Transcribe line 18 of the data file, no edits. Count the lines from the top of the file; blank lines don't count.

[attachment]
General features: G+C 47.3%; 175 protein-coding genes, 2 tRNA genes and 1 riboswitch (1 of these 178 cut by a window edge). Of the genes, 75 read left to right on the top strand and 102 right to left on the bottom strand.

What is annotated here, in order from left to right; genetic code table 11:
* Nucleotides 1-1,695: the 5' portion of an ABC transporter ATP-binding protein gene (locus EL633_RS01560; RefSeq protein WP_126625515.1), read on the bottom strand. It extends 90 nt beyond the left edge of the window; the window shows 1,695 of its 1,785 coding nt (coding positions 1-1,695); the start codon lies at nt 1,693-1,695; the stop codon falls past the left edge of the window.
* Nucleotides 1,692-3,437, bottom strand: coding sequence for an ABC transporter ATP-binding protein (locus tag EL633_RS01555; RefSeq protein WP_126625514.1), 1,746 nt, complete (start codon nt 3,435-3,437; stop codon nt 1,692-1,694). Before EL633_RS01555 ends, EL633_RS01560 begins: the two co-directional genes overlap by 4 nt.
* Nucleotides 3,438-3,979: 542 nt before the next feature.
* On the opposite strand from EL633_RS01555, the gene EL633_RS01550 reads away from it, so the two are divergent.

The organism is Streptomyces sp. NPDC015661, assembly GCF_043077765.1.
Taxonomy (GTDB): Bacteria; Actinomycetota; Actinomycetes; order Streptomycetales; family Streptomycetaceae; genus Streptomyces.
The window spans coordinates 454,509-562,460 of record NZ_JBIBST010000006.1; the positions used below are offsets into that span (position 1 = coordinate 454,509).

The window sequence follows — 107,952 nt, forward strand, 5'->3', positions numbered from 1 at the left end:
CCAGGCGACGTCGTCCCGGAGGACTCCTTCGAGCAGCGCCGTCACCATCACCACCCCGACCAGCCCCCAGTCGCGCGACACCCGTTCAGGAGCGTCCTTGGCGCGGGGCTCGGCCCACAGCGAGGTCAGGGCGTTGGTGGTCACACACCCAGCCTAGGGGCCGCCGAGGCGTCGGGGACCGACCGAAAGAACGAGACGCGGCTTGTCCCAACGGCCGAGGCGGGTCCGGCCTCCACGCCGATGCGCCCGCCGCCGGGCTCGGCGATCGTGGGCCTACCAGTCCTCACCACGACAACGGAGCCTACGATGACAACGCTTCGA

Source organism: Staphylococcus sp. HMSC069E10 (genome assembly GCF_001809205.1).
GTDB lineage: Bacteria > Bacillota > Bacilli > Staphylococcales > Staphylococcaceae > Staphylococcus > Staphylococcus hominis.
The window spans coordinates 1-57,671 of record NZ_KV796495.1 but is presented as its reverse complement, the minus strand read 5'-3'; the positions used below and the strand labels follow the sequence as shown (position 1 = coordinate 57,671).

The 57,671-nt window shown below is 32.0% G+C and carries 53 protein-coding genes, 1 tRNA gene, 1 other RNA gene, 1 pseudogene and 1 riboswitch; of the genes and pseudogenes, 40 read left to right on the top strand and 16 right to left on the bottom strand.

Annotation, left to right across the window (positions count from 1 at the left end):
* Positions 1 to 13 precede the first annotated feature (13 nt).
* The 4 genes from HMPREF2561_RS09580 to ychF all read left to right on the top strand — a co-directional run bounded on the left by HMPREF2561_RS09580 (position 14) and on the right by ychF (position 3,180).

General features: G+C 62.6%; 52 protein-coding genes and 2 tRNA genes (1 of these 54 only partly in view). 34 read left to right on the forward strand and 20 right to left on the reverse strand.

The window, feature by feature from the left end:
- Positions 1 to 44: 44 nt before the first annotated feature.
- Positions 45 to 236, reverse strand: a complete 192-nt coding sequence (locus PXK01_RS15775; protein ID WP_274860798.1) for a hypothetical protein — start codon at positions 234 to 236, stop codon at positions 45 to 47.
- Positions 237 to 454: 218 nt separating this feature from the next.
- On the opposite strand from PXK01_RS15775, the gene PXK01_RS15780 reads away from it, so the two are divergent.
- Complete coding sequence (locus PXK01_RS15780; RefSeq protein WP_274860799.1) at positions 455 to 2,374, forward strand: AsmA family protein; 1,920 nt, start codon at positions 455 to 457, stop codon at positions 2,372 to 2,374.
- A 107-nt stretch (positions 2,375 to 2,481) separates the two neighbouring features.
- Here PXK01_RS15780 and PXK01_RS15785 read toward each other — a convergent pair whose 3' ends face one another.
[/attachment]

* The 4 genes from HMPREF2561_RS09580 to ychF all read left to right on the top strand — a co-directional run bounded on the left by HMPREF2561_RS09580 (position 14) and on the right by ychF (position 3,180).